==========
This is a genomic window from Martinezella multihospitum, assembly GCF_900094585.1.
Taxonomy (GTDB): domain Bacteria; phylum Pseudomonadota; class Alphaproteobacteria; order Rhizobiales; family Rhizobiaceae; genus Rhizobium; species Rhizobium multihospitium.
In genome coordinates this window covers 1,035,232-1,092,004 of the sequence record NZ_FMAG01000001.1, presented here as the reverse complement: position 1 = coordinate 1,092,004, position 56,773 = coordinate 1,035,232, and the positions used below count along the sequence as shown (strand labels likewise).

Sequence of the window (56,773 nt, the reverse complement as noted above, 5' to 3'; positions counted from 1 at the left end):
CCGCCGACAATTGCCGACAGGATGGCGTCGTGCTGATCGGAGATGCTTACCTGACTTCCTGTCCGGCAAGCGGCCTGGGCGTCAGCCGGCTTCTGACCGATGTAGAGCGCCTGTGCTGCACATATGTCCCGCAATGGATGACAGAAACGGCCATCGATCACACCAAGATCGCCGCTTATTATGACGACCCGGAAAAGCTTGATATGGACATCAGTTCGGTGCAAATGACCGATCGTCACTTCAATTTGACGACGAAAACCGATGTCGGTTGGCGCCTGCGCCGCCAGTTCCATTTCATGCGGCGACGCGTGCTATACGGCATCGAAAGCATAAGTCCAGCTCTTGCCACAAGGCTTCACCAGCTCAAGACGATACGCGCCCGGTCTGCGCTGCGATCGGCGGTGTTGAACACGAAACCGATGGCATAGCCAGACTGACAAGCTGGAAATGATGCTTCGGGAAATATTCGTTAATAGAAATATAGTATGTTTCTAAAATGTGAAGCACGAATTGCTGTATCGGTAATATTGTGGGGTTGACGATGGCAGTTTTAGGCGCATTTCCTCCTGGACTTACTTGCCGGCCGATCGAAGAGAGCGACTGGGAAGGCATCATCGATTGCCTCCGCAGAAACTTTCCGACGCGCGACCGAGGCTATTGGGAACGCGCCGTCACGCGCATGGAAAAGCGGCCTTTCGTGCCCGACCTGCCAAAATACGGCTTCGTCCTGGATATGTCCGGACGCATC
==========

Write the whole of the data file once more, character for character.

This is a genomic window from Martinezella multihospitum, assembly GCF_900094585.1.
Taxonomy (GTDB): domain Bacteria; phylum Pseudomonadota; class Alphaproteobacteria; order Rhizobiales; family Rhizobiaceae; genus Rhizobium; species Rhizobium multihospitium.
In genome coordinates this window covers 1,035,232-1,092,004 of the sequence record NZ_FMAG01000001.1, presented here as the reverse complement: position 1 = coordinate 1,092,004, position 56,773 = coordinate 1,035,232, and the positions used below count along the sequence as shown (strand labels likewise).

Sequence of the window (56,773 nt, the reverse complement as noted above, 5' to 3'; positions counted from 1 at the left end):
CCGCCGACAATTGCCGACAGGATGGCGTCGTGCTGATCGGAGATGCTTACCTGACTTCCTGTCCGGCAAGCGGCCTGGGCGTCAGCCGGCTTCTGACCGATGTAGAGCGCCTGTGCTGCACATATGTCCCGCAATGGATGACAGAAACGGCCATCGATCACACCAAGATCGCCGCTTATTATGACGACCCGGAAAAGCTTGATATGGACATCAGTTCGGTGCAAATGACCGATCGTCACTTCAATTTGACGACGAAAACCGATGTCGGTTGGCGCCTGCGCCGCCAGTTCCATTTCATGCGGCGACGCGTGCTATACGGCATCGAAAGCATAAGTCCAGCTCTTGCCACAAGGCTTCACCAGCTCAAGACGATACGCGCCCGGTCTGCGCTGCGATCGGCGGTGTTGAACACGAAACCGATGGCATAGCCAGACTGACAAGCTGGAAATGATGCTTCGGGAAATATTCGTTAATAGAAATATAGTATGTTTCTAAAATGTGAAGCACGAATTGCTGTATCGGTAATATTGTGGGGTTGACGATGGCAGTTTTAGGCGCATTTCCTCCTGGACTTACTTGCCGGCCGATCGAAGAGAGCGACTGGGAAGGCATCATCGATTGCCTCCGCAGAAACTTTCCGACGCGCGACCGAGGCTATTGGGAACGCGCCGTCACGCGCATGGAAAAGCGGCCTTTCGTGCCCGACCTGCCAAAATACGGCTTCGTCCTGGATATGTCCGGACGCATC